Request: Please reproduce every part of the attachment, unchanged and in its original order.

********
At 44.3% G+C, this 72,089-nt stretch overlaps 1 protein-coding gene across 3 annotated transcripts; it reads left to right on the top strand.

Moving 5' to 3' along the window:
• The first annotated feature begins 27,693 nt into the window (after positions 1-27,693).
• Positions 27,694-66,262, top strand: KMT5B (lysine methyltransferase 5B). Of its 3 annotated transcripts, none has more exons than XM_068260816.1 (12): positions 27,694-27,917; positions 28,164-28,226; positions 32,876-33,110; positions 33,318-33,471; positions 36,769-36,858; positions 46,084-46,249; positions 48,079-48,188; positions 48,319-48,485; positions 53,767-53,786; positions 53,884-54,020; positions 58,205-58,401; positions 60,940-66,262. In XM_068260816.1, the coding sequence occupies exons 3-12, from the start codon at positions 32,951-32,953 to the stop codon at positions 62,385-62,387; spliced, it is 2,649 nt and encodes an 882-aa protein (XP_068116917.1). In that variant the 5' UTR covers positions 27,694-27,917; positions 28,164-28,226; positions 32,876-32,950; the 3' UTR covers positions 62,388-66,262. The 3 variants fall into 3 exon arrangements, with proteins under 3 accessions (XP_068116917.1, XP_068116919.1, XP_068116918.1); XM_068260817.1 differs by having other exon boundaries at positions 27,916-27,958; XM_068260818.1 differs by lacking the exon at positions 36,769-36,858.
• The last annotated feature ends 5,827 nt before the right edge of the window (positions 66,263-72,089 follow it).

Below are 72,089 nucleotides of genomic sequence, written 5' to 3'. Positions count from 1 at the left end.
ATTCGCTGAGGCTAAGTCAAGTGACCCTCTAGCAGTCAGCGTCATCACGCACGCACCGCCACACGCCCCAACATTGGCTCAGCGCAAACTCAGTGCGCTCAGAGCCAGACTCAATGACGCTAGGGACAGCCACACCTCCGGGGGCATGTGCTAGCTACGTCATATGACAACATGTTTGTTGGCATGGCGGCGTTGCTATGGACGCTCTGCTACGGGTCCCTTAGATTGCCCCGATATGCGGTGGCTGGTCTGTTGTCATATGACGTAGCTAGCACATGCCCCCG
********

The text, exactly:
At 44.3% G+C, this 72,089-nt stretch overlaps 1 protein-coding gene across 3 annotated transcripts; it reads left to right on the top strand.

Moving 5' to 3' along the window:
• The first annotated feature begins 27,693 nt into the window (after positions 1-27,693).
• Positions 27,694-66,262, top strand: KMT5B (lysine methyltransferase 5B). Of its 3 annotated transcripts, none has more exons than XM_068260816.1 (12): positions 27,694-27,917; positions 28,164-28,226; positions 32,876-33,110; positions 33,318-33,471; positions 36,769-36,858; positions 46,084-46,249; positions 48,079-48,188; positions 48,319-48,485; positions 53,767-53,786; positions 53,884-54,020; positions 58,205-58,401; positions 60,940-66,262. In XM_068260816.1, the coding sequence occupies exons 3-12, from the start codon at positions 32,951-32,953 to the stop codon at positions 62,385-62,387; spliced, it is 2,649 nt and encodes an 882-aa protein (XP_068116917.1). In that variant the 5' UTR covers positions 27,694-27,917; positions 28,164-28,226; positions 32,876-32,950; the 3' UTR covers positions 62,388-66,262. The 3 variants fall into 3 exon arrangements, with proteins under 3 accessions (XP_068116917.1, XP_068116919.1, XP_068116918.1); XM_068260817.1 differs by having other exon boundaries at positions 27,916-27,958; XM_068260818.1 differs by lacking the exon at positions 36,769-36,858.
• The last annotated feature ends 5,827 nt before the right edge of the window (positions 66,263-72,089 follow it).

Below are 72,089 nucleotides of genomic sequence, written 5' to 3'. Positions count from 1 at the left end.
ATTCGCTGAGGCTAAGTCAAGTGACCCTCTAGCAGTCAGCGTCATCACGCACGCACCGCCACACGCCCCAACATTGGCTCAGCGCAAACTCAGTGCGCTCAGAGCCAGACTCAATGACGCTAGGGACAGCCACACCTCCGGGGGCATGTGCTAGCTACGTCATATGACAACATGTTTGTTGGCATGGCGGCGTTGCTATGGACGCTCTGCTACGGGTCCCTTAGATTGCCCCGATATGCGGTGGCTGGTCTGTTGTCATATGACGTAGCTAGCACATGCCCCCG